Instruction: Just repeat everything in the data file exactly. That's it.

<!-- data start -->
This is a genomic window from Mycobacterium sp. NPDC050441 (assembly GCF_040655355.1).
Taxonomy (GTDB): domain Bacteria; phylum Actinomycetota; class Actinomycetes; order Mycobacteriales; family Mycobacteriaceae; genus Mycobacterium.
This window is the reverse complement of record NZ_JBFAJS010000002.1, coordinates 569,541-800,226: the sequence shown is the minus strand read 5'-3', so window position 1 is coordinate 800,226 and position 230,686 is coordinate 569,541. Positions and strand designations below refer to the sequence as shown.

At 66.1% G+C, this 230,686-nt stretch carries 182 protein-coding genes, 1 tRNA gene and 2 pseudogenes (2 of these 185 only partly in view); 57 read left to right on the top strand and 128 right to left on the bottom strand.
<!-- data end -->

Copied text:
This is a genomic window from Mycobacterium sp. NPDC050441 (assembly GCF_040655355.1).
Taxonomy (GTDB): domain Bacteria; phylum Actinomycetota; class Actinomycetes; order Mycobacteriales; family Mycobacteriaceae; genus Mycobacterium.
This window is the reverse complement of record NZ_JBFAJS010000002.1, coordinates 569,541-800,226: the sequence shown is the minus strand read 5'-3', so window position 1 is coordinate 800,226 and position 230,686 is coordinate 569,541. Positions and strand designations below refer to the sequence as shown.

At 66.1% G+C, this 230,686-nt stretch carries 182 protein-coding genes, 1 tRNA gene and 2 pseudogenes (2 of these 185 only partly in view); 57 read left to right on the top strand and 128 right to left on the bottom strand.